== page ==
Autism spectrum disorder (ASD) is a grouping Autism spectrum disorder (ASD) is a grouping of three closely-related developmental disabilities that are neurobiological in origin and are characterized by impaired social function, impaired communication and restrictive, repetitive interests, activities and behaviors (Jones et al, 2006). The three disorders that comprise ASD are Asperger’s Syndrome (AS), Pervasive Developmental Disorder-Not Otherwise Specified (PDD-NOS) and Autistic Disorder (AD), sometimes referred to as “classic autism” (Johnson et al, 2007). The generic term “autism” can be used to describe any of the autism spectrum disorders.
By definition, ASD is manifest by age 3, but often diagnosis is not made until several years later, with some people not being diagnosed until adulthood. Diagnosis is based on the patient meeting a specific set of behavior characteristics and frequently occurs after other possible conditions have been excluded. The criterion is defined in the current Diagnostic and Statistical Manual of Mental Disorders (DSM-IV-TR) and can be found at http://www.cdc.gov/ncbddd/autism/hcp-dsm.html.*
Behavioral examples include:
Impaired Social Interaction ---------------------------------
Impaired Communication ------------------------------------------------
Restrictive, Repetitive, Behaviors, Interests and Activities --------------------------------------------
Poor Eye Contact
Poor use of facial expressions/gestures
Lack of interest in socializing with peers
Isolation / Resisting inclusion in group activities
Inability to recognize effect of their behavior on others
Delay or absence of speech
Inability to perceive humor, sarcasm, idolism (takes everything seriously)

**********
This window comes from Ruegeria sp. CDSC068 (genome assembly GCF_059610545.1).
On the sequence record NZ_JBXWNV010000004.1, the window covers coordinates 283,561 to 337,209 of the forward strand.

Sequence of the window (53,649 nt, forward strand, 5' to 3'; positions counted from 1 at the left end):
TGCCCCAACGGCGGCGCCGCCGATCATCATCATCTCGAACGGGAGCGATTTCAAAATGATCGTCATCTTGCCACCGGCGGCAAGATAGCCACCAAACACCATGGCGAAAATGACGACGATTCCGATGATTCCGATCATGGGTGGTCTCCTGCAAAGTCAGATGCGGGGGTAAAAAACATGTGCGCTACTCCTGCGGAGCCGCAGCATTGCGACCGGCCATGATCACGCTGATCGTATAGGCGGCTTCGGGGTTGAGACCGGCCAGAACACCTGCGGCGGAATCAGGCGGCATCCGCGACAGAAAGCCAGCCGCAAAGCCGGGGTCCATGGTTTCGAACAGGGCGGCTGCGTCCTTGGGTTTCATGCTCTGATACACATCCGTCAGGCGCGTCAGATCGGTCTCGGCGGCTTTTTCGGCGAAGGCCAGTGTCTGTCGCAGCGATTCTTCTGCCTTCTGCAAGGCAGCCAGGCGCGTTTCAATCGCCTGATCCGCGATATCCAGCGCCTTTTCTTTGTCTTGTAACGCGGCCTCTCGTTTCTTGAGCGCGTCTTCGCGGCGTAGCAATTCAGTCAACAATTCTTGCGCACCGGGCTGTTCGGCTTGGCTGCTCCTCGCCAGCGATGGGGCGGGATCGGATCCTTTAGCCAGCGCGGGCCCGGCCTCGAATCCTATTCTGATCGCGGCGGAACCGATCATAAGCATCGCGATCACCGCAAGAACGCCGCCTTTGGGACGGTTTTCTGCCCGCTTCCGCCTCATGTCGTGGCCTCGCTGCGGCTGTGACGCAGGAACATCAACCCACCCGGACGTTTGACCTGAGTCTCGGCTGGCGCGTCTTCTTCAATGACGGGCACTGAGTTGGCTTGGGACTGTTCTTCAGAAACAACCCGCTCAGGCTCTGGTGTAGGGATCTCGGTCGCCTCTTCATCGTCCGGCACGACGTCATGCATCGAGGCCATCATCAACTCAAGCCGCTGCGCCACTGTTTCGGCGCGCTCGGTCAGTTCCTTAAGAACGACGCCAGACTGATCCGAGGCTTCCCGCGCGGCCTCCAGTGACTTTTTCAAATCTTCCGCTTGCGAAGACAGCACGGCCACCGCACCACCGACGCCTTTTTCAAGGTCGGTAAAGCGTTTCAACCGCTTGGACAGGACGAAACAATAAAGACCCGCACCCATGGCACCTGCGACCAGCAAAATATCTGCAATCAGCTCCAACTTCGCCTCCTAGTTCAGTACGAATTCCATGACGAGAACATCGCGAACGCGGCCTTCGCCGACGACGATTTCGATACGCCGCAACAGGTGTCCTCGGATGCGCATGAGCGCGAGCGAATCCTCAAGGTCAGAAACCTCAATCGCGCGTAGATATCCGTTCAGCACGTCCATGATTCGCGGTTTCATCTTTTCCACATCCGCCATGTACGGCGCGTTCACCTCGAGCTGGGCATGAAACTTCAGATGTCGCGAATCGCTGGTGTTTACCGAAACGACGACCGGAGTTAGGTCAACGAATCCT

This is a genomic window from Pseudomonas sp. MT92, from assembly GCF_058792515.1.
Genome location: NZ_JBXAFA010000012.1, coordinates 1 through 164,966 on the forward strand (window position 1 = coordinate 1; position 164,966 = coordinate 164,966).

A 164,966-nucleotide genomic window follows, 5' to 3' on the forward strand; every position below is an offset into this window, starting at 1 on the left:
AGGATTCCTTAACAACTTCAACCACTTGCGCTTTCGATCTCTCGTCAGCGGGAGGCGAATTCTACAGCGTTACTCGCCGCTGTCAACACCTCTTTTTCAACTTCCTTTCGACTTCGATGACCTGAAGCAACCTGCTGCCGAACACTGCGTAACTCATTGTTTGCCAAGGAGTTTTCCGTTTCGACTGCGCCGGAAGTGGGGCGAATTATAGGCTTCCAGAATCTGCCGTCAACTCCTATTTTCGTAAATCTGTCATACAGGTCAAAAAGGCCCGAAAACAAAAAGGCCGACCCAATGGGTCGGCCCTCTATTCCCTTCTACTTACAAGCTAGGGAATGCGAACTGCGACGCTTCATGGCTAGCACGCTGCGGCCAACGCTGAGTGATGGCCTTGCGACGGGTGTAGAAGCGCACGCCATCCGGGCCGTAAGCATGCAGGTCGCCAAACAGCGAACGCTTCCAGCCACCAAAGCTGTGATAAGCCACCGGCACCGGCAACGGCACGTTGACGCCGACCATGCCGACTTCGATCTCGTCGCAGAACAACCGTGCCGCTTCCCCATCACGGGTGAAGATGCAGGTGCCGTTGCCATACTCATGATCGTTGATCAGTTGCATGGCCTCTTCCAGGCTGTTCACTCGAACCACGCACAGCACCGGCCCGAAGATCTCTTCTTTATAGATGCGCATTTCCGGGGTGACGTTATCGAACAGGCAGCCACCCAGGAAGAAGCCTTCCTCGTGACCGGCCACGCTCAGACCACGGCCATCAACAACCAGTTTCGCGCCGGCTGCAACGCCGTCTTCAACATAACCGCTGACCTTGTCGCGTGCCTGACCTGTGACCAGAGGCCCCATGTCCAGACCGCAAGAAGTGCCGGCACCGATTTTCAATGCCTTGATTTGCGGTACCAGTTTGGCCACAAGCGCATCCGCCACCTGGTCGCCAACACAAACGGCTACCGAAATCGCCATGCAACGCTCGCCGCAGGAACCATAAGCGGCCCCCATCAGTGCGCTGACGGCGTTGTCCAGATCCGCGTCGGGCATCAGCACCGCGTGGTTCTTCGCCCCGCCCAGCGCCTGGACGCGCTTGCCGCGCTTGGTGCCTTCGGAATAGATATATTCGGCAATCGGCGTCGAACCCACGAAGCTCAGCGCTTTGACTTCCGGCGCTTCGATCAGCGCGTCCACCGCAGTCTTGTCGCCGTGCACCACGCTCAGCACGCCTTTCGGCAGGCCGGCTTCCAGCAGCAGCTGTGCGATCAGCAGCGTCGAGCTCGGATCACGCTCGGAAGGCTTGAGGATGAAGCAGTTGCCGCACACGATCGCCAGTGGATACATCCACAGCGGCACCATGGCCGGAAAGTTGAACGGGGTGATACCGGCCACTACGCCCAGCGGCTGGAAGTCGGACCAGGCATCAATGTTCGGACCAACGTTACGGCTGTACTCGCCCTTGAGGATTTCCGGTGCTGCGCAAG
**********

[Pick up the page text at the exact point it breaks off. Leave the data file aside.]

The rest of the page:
Inability to begin/sustain conversation
Inability to interpret other’s non-verbal communications (gesturing/facial expressions)
Lack of non-verbal communication (pointing, etc)
Stereotyped motor mannerisms (hand-flapping/rocking)
Rigid, inflexible adherence to nonfunctional routines and rituals
Excessive preoccupation towards specific topics/interests
The most current data indicates that approximately 1 in 91 children (age 3-17 years old) in the US are affected by the condition (Kogan et al, 2009) and the Autism Society of America (2008) estimates that 1.5 million American have a diagnosis on the spectrum. It affects males about 4 times more often than females. There are no significant differences in social-economic classes or nationality of those affected. However, ASDs affect white, non-Hispanic persons more than the black or Hispanic populations. The reason for this is not yet well understood and the prevalence between races is small (Centers for Disease Control, 2007).
The cause of ASD is not well understood. A genetic connection has been demonstrated, although specific genes have yet to be identified and the heredity model is very complex. (Newschaffer, et al, 2007). The only known risk factors are heredity (children with a sibling with an ASD are more likely to have an ASD) and chromosomal anomalies (children with certain genetic conditions are more likely to be diagnosed with an ASD).